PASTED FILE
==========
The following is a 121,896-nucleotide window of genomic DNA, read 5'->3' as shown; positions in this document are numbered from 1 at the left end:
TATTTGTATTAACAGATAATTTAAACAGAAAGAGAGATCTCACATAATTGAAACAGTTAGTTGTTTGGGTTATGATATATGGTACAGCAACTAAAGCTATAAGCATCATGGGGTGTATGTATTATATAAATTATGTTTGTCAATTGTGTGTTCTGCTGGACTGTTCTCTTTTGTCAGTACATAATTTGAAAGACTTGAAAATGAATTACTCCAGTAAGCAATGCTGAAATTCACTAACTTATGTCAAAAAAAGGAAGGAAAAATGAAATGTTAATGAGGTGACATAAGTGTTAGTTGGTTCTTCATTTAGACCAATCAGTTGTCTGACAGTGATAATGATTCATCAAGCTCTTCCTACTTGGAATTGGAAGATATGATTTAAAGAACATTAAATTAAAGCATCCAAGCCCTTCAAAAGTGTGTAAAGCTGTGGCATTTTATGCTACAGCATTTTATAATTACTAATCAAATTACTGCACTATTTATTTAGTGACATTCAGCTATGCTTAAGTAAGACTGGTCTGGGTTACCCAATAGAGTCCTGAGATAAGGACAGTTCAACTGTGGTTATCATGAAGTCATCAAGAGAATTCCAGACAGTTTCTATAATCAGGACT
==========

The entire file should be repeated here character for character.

The following is a 121,896-nucleotide window of genomic DNA, read 5'->3' as shown; positions in this document are numbered from 1 at the left end:
TATTTGTATTAACAGATAATTTAAACAGAAAGAGAGATCTCACATAATTGAAACAGTTAGTTGTTTGGGTTATGATATATGGTACAGCAACTAAAGCTATAAGCATCATGGGGTGTATGTATTATATAAATTATGTTTGTCAATTGTGTGTTCTGCTGGACTGTTCTCTTTTGTCAGTACATAATTTGAAAGACTTGAAAATGAATTACTCCAGTAAGCAATGCTGAAATTCACTAACTTATGTCAAAAAAAGGAAGGAAAAATGAAATGTTAATGAGGTGACATAAGTGTTAGTTGGTTCTTCATTTAGACCAATCAGTTGTCTGACAGTGATAATGATTCATCAAGCTCTTCCTACTTGGAATTGGAAGATATGATTTAAAGAACATTAAATTAAAGCATCCAAGCCCTTCAAAAGTGTGTAAAGCTGTGGCATTTTATGCTACAGCATTTTATAATTACTAATCAAATTACTGCACTATTTATTTAGTGACATTCAGCTATGCTTAAGTAAGACTGGTCTGGGTTACCCAATAGAGTCCTGAGATAAGGACAGTTCAACTGTGGTTATCATGAAGTCATCAAGAGAATTCCAGACAGTTTCTATAATCAGGACT